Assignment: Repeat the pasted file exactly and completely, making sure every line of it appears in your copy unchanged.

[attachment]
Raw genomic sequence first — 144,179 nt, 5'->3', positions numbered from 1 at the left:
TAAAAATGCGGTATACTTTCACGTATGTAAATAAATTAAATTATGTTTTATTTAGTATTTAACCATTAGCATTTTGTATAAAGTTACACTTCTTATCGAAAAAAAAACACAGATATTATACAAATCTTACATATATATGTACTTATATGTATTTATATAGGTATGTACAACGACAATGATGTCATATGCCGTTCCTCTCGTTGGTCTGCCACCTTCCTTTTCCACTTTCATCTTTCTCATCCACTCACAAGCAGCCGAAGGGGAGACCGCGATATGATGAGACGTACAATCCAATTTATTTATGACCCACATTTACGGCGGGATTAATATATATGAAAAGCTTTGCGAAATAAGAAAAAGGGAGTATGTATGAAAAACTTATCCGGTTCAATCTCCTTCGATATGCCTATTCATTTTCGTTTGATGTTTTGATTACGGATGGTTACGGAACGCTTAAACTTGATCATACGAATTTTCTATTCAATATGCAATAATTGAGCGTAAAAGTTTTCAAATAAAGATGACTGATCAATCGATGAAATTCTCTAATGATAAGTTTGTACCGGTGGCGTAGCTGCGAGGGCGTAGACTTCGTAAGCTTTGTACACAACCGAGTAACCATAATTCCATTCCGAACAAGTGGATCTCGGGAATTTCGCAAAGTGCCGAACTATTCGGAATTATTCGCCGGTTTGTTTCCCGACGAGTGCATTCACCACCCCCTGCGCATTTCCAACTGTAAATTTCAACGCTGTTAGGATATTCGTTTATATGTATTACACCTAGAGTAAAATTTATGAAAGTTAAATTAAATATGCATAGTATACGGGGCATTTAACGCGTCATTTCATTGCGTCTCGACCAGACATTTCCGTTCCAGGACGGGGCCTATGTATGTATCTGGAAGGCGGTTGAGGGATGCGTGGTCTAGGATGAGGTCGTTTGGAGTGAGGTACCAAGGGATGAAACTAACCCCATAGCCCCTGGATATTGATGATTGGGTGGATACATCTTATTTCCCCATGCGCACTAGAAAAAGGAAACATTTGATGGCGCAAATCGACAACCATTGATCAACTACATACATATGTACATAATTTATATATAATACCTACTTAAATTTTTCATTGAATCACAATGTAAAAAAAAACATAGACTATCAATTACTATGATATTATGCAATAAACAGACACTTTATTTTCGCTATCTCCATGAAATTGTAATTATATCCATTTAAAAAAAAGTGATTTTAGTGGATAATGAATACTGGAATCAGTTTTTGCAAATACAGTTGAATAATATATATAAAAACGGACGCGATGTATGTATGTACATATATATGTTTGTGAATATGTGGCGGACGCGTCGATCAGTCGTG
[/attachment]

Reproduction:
Raw genomic sequence first — 144,179 nt, 5'->3', positions numbered from 1 at the left:
TAAAAATGCGGTATACTTTCACGTATGTAAATAAATTAAATTATGTTTTATTTAGTATTTAACCATTAGCATTTTGTATAAAGTTACACTTCTTATCGAAAAAAAAACACAGATATTATACAAATCTTACATATATATGTACTTATATGTATTTATATAGGTATGTACAACGACAATGATGTCATATGCCGTTCCTCTCGTTGGTCTGCCACCTTCCTTTTCCACTTTCATCTTTCTCATCCACTCACAAGCAGCCGAAGGGGAGACCGCGATATGATGAGACGTACAATCCAATTTATTTATGACCCACATTTACGGCGGGATTAATATATATGAAAAGCTTTGCGAAATAAGAAAAAGGGAGTATGTATGAAAAACTTATCCGGTTCAATCTCCTTCGATATGCCTATTCATTTTCGTTTGATGTTTTGATTACGGATGGTTACGGAACGCTTAAACTTGATCATACGAATTTTCTATTCAATATGCAATAATTGAGCGTAAAAGTTTTCAAATAAAGATGACTGATCAATCGATGAAATTCTCTAATGATAAGTTTGTACCGGTGGCGTAGCTGCGAGGGCGTAGACTTCGTAAGCTTTGTACACAACCGAGTAACCATAATTCCATTCCGAACAAGTGGATCTCGGGAATTTCGCAAAGTGCCGAACTATTCGGAATTATTCGCCGGTTTGTTTCCCGACGAGTGCATTCACCACCCCCTGCGCATTTCCAACTGTAAATTTCAACGCTGTTAGGATATTCGTTTATATGTATTACACCTAGAGTAAAATTTATGAAAGTTAAATTAAATATGCATAGTATACGGGGCATTTAACGCGTCATTTCATTGCGTCTCGACCAGACATTTCCGTTCCAGGACGGGGCCTATGTATGTATCTGGAAGGCGGTTGAGGGATGCGTGGTCTAGGATGAGGTCGTTTGGAGTGAGGTACCAAGGGATGAAACTAACCCCATAGCCCCTGGATATTGATGATTGGGTGGATACATCTTATTTCCCCATGCGCACTAGAAAAAGGAAACATTTGATGGCGCAAATCGACAACCATTGATCAACTACATACATATGTACATAATTTATATATAATACCTACTTAAATTTTTCATTGAATCACAATGTAAAAAAAAACATAGACTATCAATTACTATGATATTATGCAATAAACAGACACTTTATTTTCGCTATCTCCATGAAATTGTAATTATATCCATTTAAAAAAAAGTGATTTTAGTGGATAATGAATACTGGAATCAGTTTTTGCAAATACAGTTGAATAATATATATAAAAACGGACGCGATGTATGTATGTACATATATATGTTTGTGAATATGTGGCGGACGCGTCGATCAGTCGTG